Knowing these terms is important when working with tap and die sets. "Tapping" happens when you cut or re-cut the thread into a hole or nut. Most auto mechanics and metalworkers have probably dealt with this problem. It can happen in the form of stripped sleeves or cut off bolts that need to be rethreaded. Learning how to use taps and dies allows you to solve serious problems in metal that would otherwise leave you high above the ground.
Table of contents
- How to Use Taps and Dies
- find the right TPI
- Select the appropriate Tap or Die
- How about a combination drilling and tapping bit?
- Fixing and repairing threads in bolts
- Fasten the bolts with a vise
- Align the die and start (re)cutting threads
- Rethread holes and nuts with taps and dies
- Use a gauge to find the right size faucet
- Secure the tap and start threading
- in conclusion
You use a "die" to cut or repair threads on a bolt or piece of metal. The metal strength of these thread cutters exceeds that of most sheet metal. With the right amount of oil and care, you can quickly and consistently cut or repair the threads of machined screws and bolts.
find the right TPI
Before you start threading, you first have to determine your threads per inch (TPI). You need it to grab the correct tap and/or die for the bolt, nut or hole. Most tap and die systems include some sort of gauge. They use many different "blades" to help you match the correct TPI of a bolt or nut. Some look a bit like a pocket knife. There are many such thread checkers on the market, and you can find one that works for you.
Select the corresponding Tap or Die
After determining the TPI of the bolt, you can select the corresponding tooling. Keep in mind that these kits are available in both metric and SAE. Manufacturers also have very small and very extensive kits. Both taps and dies have tapered threads. This helps them screw in the bolt or nut easily and gently re-engraves the threads as intended. Most dies will fit special wrenches that will quickly secure them. This gives you the necessary leverage to rotate it and guide it on its cutting path.
How about a combination drilling and tapping bit?
You may have seen some new drill and tap bits. These go into an impact driver or drill, allowing you to drill and tap in one step. A little more care is needed when manually tapping the holes, it's a wonder how they work.
But they do.
These bits will provide super fast hole tapping if you stick to the recommended materials and lubricate the bit during use. We've tried them in a variety of sheet metal and steel. Lining up the holes and keeping them straight and level was the biggest challenge with these drills.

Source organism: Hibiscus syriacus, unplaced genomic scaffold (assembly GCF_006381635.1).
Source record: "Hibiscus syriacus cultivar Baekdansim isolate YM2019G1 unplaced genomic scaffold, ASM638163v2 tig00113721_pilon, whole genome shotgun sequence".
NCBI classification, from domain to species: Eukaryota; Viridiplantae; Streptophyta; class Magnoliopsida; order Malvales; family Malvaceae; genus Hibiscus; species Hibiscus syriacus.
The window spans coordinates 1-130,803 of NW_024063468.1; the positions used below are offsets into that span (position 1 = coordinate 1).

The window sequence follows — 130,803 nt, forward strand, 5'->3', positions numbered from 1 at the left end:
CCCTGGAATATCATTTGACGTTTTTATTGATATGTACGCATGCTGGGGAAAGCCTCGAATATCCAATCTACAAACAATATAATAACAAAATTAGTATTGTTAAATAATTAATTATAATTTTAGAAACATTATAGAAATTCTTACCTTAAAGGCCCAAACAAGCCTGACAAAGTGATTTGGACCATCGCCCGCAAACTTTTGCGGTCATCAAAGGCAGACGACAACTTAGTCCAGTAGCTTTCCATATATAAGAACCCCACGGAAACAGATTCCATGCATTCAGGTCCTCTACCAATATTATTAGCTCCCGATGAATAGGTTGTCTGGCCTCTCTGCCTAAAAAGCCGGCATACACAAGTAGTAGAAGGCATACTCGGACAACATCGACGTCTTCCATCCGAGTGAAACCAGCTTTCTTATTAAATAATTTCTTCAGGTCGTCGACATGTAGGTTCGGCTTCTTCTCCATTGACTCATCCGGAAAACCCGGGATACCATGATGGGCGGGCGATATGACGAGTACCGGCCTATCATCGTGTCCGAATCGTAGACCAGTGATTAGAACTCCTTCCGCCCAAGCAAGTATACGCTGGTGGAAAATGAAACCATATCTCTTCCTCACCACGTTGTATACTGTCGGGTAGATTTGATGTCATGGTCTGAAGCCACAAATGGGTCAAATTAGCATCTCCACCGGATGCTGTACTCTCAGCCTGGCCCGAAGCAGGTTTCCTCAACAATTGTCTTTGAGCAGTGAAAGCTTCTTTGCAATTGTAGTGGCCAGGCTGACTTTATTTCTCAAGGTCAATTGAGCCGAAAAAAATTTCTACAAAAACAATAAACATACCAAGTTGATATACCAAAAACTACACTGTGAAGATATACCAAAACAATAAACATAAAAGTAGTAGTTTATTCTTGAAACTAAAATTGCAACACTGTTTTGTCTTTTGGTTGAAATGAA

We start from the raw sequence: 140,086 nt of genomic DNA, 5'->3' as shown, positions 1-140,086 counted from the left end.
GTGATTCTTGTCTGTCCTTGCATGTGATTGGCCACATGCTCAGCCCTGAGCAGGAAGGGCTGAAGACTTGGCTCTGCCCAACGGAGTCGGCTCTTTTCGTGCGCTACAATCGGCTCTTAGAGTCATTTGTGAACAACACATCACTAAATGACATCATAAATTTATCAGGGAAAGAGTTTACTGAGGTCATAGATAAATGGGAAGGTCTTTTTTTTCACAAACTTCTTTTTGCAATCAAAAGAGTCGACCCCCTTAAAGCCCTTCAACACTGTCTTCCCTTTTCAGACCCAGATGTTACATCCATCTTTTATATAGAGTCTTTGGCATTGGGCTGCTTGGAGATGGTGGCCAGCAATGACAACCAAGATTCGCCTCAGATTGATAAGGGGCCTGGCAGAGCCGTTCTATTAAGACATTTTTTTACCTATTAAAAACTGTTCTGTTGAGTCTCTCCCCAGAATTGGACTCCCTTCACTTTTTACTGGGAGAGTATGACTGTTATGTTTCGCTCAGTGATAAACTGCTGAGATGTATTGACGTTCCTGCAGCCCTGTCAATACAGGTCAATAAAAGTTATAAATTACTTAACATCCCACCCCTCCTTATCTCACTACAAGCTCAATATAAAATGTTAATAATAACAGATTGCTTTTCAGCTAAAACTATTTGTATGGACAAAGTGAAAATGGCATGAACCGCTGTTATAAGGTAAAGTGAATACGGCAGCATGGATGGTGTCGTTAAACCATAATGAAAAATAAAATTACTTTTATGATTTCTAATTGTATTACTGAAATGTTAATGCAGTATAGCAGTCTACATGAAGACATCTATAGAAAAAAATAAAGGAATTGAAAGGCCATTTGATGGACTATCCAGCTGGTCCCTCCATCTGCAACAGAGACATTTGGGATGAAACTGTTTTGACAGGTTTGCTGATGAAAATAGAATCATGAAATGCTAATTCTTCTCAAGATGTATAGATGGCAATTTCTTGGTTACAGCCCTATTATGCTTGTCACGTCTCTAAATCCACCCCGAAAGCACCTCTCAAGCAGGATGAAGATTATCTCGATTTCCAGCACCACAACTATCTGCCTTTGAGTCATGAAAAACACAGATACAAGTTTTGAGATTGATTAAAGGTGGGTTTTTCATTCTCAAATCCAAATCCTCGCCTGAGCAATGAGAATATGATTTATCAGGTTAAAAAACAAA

Fixing and repairing threads in bolts
Using dies to secure threads on Phillips thread bolts takes just a few steps.
Fasten the bolts with a vise
Use a vise to hold the bolt in place first. Since you don't want to further damage the threads, we recommend only clamping the head of the hex bolt. However, if you need to clamp the bolt shaft, try one of the following methods to protect the bolt threads:
- use a few pieces of wood
- Find some rubber (like a bicycle inner tube) and put it in the vise jaws
- Use two pieces of leather
Align the die and start (re)cutting threads
Once the bolts are in place, be careful to align the mold so you're not leaning down, but straight down the bolts.
When you start to retighten the bolts, it will probably start to get hot. This is unavoidable when two metals are rubbed closely together. It's more noticeable when you use longer thread lengths. We recommend using a small amount of cutting oil to lubricate the die and keep it cool during use. Most tap wrenches are open at the top. Take advantage of this by adding lubricant without dismantling the mold. This also extends the life of the tap and die set.
As you thread the die down onto the bolt, you'll quickly feel it start to seize. You may have to back the die a little every few turns to clear the threads and allow it to cut better. This is to be expected, similar to drilling wood with a big drill. You'll know you're done once the die has moved down far enough for the bolts to go through the top.
Rethread holes and nuts with taps and dies
Screwing (or re-tightening) the nut is just as easy with a tap. Start by securing the nut with a vise.
Use a gauge to find the right size faucet
If you don't have matching bolts, use a gauge to select the correct size for the nut or hole you're screwing into. For those of you making your own nuts, you may want to use actual matching bolts to set the dimensions. This saves you from trying to force the gauge into a worn bolt. Depending on its location, this might not even be possible.
Don't panic if you come across a completely broken thread. You can always drill the holes and re-tap them for slightly larger bolts. You can even fill it and re-tap it.
Secure the tap and start threading
First, place the faucet in the wrench provided and secure. Next, place the faucet in the nut and start turning it down by hand, taking care to align it perfectly straight with the hole. As with molds, oiling is a must. Empty the tap frequently to remove debris that has built up in the threads.
Everything here is its own. Using taps and dies can really solve some nasty situations, and not everyone needs that kind of tool. But when you do, there is no substitute! Knowing how to use taps and dies well takes time. Eventually, you start to get a feel for the process. This speeds up your workflow.